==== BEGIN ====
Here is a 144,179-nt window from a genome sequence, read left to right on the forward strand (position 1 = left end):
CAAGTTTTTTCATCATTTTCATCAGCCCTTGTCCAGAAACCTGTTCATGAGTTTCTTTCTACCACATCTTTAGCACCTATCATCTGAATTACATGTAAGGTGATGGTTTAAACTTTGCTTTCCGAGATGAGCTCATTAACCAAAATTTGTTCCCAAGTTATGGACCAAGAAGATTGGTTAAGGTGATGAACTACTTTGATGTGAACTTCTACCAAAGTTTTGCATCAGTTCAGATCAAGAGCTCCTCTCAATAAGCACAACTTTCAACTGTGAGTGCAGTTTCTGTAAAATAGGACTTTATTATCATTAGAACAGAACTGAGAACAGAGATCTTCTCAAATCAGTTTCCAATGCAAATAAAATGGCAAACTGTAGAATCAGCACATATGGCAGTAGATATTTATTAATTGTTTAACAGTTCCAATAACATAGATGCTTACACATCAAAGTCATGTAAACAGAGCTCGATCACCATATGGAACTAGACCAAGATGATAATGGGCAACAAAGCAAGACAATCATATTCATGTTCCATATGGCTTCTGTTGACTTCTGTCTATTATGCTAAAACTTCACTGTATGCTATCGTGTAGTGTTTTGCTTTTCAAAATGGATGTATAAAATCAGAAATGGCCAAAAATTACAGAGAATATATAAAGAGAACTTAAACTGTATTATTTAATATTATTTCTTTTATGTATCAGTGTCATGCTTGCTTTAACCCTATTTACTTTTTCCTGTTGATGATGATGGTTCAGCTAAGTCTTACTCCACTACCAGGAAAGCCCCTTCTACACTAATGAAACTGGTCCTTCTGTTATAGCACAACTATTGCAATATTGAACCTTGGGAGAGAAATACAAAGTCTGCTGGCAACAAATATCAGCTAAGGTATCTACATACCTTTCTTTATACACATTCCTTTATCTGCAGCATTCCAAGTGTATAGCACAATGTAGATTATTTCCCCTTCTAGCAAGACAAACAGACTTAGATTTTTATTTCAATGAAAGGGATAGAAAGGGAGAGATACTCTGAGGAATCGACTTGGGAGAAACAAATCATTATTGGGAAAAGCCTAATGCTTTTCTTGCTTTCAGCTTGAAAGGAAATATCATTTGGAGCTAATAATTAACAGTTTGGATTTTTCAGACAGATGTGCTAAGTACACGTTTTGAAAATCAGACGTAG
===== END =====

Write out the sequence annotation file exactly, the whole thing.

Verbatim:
Here is a 144,179-nt window from a genome sequence, read left to right on the forward strand (position 1 = left end):
CAAGTTTTTTCATCATTTTCATCAGCCCTTGTCCAGAAACCTGTTCATGAGTTTCTTTCTACCACATCTTTAGCACCTATCATCTGAATTACATGTAAGGTGATGGTTTAAACTTTGCTTTCCGAGATGAGCTCATTAACCAAAATTTGTTCCCAAGTTATGGACCAAGAAGATTGGTTAAGGTGATGAACTACTTTGATGTGAACTTCTACCAAAGTTTTGCATCAGTTCAGATCAAGAGCTCCTCTCAATAAGCACAACTTTCAACTGTGAGTGCAGTTTCTGTAAAATAGGACTTTATTATCATTAGAACAGAACTGAGAACAGAGATCTTCTCAAATCAGTTTCCAATGCAAATAAAATGGCAAACTGTAGAATCAGCACATATGGCAGTAGATATTTATTAATTGTTTAACAGTTCCAATAACATAGATGCTTACACATCAAAGTCATGTAAACAGAGCTCGATCACCATATGGAACTAGACCAAGATGATAATGGGCAACAAAGCAAGACAATCATATTCATGTTCCATATGGCTTCTGTTGACTTCTGTCTATTATGCTAAAACTTCACTGTATGCTATCGTGTAGTGTTTTGCTTTTCAAAATGGATGTATAAAATCAGAAATGGCCAAAAATTACAGAGAATATATAAAGAGAACTTAAACTGTATTATTTAATATTATTTCTTTTATGTATCAGTGTCATGCTTGCTTTAACCCTATTTACTTTTTCCTGTTGATGATGATGGTTCAGCTAAGTCTTACTCCACTACCAGGAAAGCCCCTTCTACACTAATGAAACTGGTCCTTCTGTTATAGCACAACTATTGCAATATTGAACCTTGGGAGAGAAATACAAAGTCTGCTGGCAACAAATATCAGCTAAGGTATCTACATACCTTTCTTTATACACATTCCTTTATCTGCAGCATTCCAAGTGTATAGCACAATGTAGATTATTTCCCCTTCTAGCAAGACAAACAGACTTAGATTTTTATTTCAATGAAAGGGATAGAAAGGGAGAGATACTCTGAGGAATCGACTTGGGAGAAACAAATCATTATTGGGAAAAGCCTAATGCTTTTCTTGCTTTCAGCTTGAAAGGAAATATCATTTGGAGCTAATAATTAACAGTTTGGATTTTTCAGACAGATGTGCTAAGTACACGTTTTGAAAATCAGACGTAG